Caldwell man who tried to entice young teen girls on Facebook sent to prison - Ada County Sheriff

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Caldwell man who tried to entice young teen girls on Facebook sent to prison

A 20-year-old Caldwell man found out last week he will spend at least the next five years in prison — and possibly much longer — for using the internet to lure a 14-year-old girl into having sex with him.

Alex Rangel pleaded guilty to charges of lewd conduct and enticement of children over the internet earlier this year.

Fourth District Judge Cheri Copsey sentenced Rangel last week to life in prison for the lewd conduct charge and 15 years for the enticement. The sentences run concurrently and allow Rangel to ask for parole after serving five years.

It also appears Rangel is in the country illegally, which means he will likely be deported when he is released from prison.

Ada County Sheriff’s detectives determined earlier this year Rangel tried to lure dozens of young teenage girls into sex using Facebook and other social media sites.

Rangel was charged with lewd conduct for having illegal sexual contact in March 2013 with a 14-year-old girl he met over the internet. The enticement charge involves a 13-year-old girl Rangel tried to entice through Facebook in November.

Rangel has also pleaded guilty to an enticement charge out of Canyon County where the victim was a 14-year-old girl. Judge Bradly Ford sentenced Rangel Tuesday to 15 years in prison for that charge, with the first five years fixed.

In the March case, Rangel used the social media program meet to start a dialogue with the 14-year-old girl. Rangel told the girl he was 17. They then moved their online talk to the Kik Messenger program.

Rangel eventually got the girl to leave her house, where he picked her up in car. Rangel gave the girl marijuana and alcohol and had illegal sexual contact with her — including contact that happened after she told him to stop.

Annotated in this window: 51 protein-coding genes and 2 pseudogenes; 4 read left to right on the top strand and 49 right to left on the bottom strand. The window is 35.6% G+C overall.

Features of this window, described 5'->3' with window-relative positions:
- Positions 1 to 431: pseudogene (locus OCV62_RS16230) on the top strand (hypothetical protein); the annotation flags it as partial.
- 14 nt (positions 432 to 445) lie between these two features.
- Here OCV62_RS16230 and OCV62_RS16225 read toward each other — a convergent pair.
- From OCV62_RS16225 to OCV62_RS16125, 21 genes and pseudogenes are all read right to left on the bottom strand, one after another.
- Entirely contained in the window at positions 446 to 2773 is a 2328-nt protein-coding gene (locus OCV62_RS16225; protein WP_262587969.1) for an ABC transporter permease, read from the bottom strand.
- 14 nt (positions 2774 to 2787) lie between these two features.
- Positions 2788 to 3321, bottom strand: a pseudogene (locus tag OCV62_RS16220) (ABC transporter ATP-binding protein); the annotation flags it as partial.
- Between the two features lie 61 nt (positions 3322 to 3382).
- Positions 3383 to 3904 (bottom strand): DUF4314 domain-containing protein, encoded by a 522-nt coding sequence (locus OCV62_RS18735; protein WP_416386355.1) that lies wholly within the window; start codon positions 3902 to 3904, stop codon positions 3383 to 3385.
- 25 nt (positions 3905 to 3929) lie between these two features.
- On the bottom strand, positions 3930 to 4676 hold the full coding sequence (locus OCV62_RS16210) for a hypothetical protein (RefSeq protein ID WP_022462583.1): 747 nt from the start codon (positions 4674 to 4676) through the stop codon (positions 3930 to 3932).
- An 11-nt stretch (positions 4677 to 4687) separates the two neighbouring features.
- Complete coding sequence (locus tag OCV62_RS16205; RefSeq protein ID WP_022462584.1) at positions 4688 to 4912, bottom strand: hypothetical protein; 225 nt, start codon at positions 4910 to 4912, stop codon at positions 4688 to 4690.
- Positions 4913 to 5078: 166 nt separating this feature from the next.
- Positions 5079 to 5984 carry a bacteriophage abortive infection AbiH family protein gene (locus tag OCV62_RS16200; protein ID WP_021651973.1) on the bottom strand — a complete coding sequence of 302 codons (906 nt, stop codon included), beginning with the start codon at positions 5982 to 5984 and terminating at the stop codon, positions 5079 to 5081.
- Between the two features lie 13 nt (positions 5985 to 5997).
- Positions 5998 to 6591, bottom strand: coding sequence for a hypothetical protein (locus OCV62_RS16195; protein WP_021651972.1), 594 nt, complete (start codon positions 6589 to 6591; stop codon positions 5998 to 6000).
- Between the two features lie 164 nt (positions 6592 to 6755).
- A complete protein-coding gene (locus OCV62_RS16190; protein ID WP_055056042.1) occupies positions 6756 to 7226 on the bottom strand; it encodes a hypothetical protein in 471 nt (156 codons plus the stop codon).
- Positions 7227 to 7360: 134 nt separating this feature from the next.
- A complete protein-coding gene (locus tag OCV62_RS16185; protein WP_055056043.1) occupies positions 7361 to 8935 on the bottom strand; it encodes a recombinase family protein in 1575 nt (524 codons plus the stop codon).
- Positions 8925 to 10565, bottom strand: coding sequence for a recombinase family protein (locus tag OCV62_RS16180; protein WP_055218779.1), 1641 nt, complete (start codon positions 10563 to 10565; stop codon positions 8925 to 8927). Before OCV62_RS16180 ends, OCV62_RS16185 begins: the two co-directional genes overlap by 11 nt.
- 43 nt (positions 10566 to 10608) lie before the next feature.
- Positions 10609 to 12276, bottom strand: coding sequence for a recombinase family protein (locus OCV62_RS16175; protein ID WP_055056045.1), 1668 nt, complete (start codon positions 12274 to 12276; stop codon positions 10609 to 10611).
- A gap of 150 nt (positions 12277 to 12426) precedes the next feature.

Detectives began their investigation in late May after being contacted by a third party. They later discovered Rangel continued to send the 14-year-old girl messages after the March incident — and that he was in contact with a number of other young girls.

It took some time to go through those posts and identify Rangel, whose face was obscured on his Facebook page, as the suspect in the case.

It was in November when a friend of one of the 14-year-old girls got a message on Facebook from Rangel, whom she recognized as the same man from the March incident.

By early December, detectives were posing as a 13-year-old girl and conversing with Rangel over the internet.

Detectives arrested Rangel Dec. 10 at a home in the 17000 block of Mountain Springs Avenue in Caldwell on the Canyon County charge.

Rangel was also charged with a felony count of delivery of a controlled substance to a minor and a misdemeanor count of providing alcohol to a minor. Those charges were dropped as part of a plea agreement with Ada County prosecutors.

Ada County Sheriff’s Detective Ryan Pacheco says parents and guardians can play a huge role in guarding their kids from online predators by regularly checking who the kids are interacting with.

“Since Facebook has been around for so long — and other web sites seem to get more headlines on these types of cases — parents forget that Facebook is a dangerous place for young teens to be interacting without parental guidance and oversight,” Pacheco said.

“Look at their friends list.  If you don’t know who they are friends with, ask them,” Pacheco said. “If they have hundreds of friends, the odds are some are predators that could be attempting to groom young children into doing things they shouldn’t or normally wouldn’t.”

“This is a classic case of an adult scrubbing Facebook looking for young girls to take advantage of.”